What's Happening?

Mental health matters



By many accounts, mental health issues around the world are on the rise. According to the WHO, factors such as social media use, isolation and loneliness, and the knock-on effects of the Covid-19 pandemic have caused a rise in mental and emotional distress in Western countries.

The impact is also seen in developing countries, where economic, political and environmental upheaval are weighing heavily on people’s psychological wellbeing. About 20% of the world’s children and adolescents have a mental health condition, according to the World Health Organization, with suicide the second leading cause of death among 15 to 29-year-olds. Approximately one in five people in post-conflict settings have a mental health condition, and mental health conditions are now the cause for one in five years lived with disability.

Costs of mental illness

It’s important to clarify the difference between mental health and mental illness. Mental health is something that we should all strive to maintain, while mental illness refers to a range of clinically diagnosed conditions that require professional treatment.

In South Africa we are well aware of the impact on our sense of wellbeing caused by issues such as load shedding, infrastructure decline and poor service delivery by the public sector, crime and economic uncertainty, as well as high inflation and interest rates – to name just some of the factors. It’s reasonable to think that these factors will remain sources of stress and uncertainty for South Africans from all walks of life for a while yet.

It’s hard to pin down numbers for the impact of mental illness on our economy, but some estimates put the cost at R160 billion in terms of illness, absenteeism, and in extreme cases, premature mortality. And that’s not taking into account some of the knock-on effects of poor productivity and poor personal decision-making.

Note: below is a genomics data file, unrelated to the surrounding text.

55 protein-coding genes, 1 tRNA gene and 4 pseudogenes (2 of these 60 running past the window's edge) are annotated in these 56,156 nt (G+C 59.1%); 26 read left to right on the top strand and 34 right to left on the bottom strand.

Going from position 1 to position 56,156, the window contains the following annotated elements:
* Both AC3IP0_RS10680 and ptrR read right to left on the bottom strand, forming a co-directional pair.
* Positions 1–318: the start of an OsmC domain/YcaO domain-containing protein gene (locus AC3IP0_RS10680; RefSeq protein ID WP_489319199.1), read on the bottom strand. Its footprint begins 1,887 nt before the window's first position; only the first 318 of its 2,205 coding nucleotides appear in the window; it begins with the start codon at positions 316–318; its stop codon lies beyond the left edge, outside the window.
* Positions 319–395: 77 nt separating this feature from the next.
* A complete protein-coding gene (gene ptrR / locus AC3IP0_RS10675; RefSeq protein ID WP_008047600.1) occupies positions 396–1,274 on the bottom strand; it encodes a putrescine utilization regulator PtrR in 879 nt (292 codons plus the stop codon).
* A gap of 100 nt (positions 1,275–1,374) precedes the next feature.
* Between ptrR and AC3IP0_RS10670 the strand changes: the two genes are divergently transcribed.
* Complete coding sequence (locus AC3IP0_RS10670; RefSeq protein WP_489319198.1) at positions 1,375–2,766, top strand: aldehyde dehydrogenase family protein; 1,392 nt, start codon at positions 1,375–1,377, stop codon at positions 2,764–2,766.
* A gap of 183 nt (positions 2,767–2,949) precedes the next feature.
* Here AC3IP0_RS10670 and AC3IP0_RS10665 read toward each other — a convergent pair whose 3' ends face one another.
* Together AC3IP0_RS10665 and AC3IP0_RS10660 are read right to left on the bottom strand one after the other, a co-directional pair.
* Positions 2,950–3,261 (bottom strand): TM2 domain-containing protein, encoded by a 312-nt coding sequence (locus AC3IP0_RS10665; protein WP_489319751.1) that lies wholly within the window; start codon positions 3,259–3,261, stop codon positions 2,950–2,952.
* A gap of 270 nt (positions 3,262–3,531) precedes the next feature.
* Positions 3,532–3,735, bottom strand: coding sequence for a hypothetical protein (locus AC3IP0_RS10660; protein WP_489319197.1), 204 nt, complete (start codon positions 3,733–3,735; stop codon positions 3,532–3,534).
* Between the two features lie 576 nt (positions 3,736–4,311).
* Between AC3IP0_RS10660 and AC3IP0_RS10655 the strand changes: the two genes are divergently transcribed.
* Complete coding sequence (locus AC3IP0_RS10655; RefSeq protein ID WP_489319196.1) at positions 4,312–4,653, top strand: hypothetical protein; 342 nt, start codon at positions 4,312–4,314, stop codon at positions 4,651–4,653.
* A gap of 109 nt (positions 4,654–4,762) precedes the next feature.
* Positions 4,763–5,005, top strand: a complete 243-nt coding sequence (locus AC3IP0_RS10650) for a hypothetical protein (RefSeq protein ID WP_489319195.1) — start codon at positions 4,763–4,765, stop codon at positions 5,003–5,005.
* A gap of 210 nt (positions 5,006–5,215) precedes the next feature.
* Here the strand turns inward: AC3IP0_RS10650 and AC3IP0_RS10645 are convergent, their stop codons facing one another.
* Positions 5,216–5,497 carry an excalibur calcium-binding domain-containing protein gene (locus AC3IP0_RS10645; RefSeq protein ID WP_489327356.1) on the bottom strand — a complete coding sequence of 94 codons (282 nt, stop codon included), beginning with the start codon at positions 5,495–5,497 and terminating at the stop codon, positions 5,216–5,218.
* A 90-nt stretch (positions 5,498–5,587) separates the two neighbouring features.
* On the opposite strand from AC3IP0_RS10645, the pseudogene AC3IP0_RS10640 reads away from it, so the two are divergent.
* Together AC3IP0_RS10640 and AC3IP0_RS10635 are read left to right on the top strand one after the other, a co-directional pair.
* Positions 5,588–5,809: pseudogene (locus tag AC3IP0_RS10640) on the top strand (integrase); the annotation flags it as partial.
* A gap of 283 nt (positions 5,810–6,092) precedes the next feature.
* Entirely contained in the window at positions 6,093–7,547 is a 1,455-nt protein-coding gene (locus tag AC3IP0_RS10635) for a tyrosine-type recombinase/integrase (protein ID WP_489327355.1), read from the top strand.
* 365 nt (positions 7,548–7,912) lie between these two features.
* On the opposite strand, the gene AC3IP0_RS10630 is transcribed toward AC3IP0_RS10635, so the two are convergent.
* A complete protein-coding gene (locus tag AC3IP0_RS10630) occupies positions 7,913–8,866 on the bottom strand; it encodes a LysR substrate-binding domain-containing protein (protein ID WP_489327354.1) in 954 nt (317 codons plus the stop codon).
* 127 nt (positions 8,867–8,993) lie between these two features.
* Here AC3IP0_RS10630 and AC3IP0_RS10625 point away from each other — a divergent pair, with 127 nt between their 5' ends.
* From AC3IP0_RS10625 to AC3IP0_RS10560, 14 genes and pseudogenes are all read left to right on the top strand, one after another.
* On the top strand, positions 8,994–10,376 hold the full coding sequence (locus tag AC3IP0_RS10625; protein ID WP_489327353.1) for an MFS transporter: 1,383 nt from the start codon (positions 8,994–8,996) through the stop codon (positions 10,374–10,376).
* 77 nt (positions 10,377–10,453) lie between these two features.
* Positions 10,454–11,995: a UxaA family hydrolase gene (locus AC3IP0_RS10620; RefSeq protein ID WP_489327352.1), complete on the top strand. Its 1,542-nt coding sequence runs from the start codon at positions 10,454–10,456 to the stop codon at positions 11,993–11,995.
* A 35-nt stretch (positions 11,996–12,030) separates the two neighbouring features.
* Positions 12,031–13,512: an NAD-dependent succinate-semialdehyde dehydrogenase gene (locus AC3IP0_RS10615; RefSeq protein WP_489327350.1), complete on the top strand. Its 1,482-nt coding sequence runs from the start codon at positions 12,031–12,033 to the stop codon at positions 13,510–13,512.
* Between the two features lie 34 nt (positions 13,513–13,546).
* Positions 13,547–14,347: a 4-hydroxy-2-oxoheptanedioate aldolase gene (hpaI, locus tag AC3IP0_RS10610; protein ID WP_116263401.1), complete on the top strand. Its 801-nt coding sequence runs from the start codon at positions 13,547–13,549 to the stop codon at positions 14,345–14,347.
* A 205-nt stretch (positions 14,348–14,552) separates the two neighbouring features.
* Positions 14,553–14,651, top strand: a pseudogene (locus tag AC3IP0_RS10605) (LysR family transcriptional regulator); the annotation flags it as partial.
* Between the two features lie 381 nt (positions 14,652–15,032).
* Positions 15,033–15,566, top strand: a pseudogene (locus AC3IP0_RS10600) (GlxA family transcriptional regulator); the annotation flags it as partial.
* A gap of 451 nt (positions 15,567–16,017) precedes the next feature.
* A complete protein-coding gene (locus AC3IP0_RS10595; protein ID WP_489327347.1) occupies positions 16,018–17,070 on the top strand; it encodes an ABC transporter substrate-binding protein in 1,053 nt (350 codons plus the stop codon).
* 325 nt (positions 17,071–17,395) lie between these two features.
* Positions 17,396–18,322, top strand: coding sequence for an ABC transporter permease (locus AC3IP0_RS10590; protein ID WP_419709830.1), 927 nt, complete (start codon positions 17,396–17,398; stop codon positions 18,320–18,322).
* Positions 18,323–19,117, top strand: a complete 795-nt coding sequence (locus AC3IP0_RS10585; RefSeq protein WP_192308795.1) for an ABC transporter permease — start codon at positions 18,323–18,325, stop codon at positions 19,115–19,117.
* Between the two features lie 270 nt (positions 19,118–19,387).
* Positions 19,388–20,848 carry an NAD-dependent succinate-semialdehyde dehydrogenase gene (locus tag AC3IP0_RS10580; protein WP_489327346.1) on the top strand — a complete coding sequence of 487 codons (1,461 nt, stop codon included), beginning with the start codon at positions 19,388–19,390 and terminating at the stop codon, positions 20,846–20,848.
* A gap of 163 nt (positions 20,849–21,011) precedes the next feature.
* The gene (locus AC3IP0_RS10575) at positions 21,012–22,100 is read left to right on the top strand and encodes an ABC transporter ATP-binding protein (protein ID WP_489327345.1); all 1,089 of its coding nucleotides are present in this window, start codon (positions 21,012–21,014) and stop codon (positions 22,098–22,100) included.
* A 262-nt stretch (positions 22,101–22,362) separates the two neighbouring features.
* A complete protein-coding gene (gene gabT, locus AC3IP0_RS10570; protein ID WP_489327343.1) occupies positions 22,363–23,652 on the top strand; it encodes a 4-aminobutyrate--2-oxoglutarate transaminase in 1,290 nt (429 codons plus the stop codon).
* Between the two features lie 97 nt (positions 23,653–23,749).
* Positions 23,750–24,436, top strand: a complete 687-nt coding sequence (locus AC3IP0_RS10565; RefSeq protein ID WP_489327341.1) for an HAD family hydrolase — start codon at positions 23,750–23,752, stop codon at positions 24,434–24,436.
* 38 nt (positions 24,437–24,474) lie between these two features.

But how do independent financial advisers tackle this growing problem? As an archetypical client-centred industry, the best advisers will at least intuitively understand how mental health can impact the decision making of their clients. For example, clients may put off important decisions or actions, such as paying bills, or ensuring that their tax, insurance and retirement plans are up to date. They may also be more prone to impulse spending, rather than saving or investing, and their mental state may affect their work performance and earnings.

Furthermore, they may be more prone to making poor lifestyle choices (eating a poor diet, not exercising, alcohol abuse, etc) that affect their physical health by triggering conditions such as high cholesterol, hypertension, and other lifestyle illnesses, and which over time increase their cost of insurance.

Compassionate intervention

Unfortunately, even when the signs are there, it’s not always easy for an adviser to intervene. Is the relationship strong enough between adviser and client to have a heart-to-heart conversation about mental health or to suggest the intervention of a clinical specialist? This assumes that the signs are easy to identify. In today’s fast-paced world, it’s often difficult for a busy adviser to pick up issues their clients are going through until it’s too late.

This could be about to change however, and technology can certainly help. In a recent podcast series hosted by Investec Life, a number of experts detailed the role that specialised apps can play – using digital biomarkers and machine learning – in early detection of conditions such as depression, anxiety and ADHD. These technological tools are helping employers and individuals navigate the stressors of modern life. There’s no doubt that these sorts of tools will become more prevalent and integrated into the advice process over time, allowing advisers to help their clients in new ways.

What can advisers do right now? Here are some suggestions:

  • Include the mental health discussion – discretely of course – into your engagement with your clients, so any issues can be highlighted early in the process
  • Suggest the use of apps and tools that help clients to detect issues as they arise and seek professional help
  • Ensure that your client is invested in the right products upfront so that if mental health issues arise, the overall financial plan is robust enough
  • Finally, invest in your own mental health and that of your colleagues as a priority – not only does this make good business and personal sense, but it also breaks down the barriers between adviser and client, where advisers can share their own experiences and encourage clients to open up about their own issues.

While it may not always be easy at first, embarking on a mental health journey with your client can be an uplifting experience leading to personal growth that benefits all.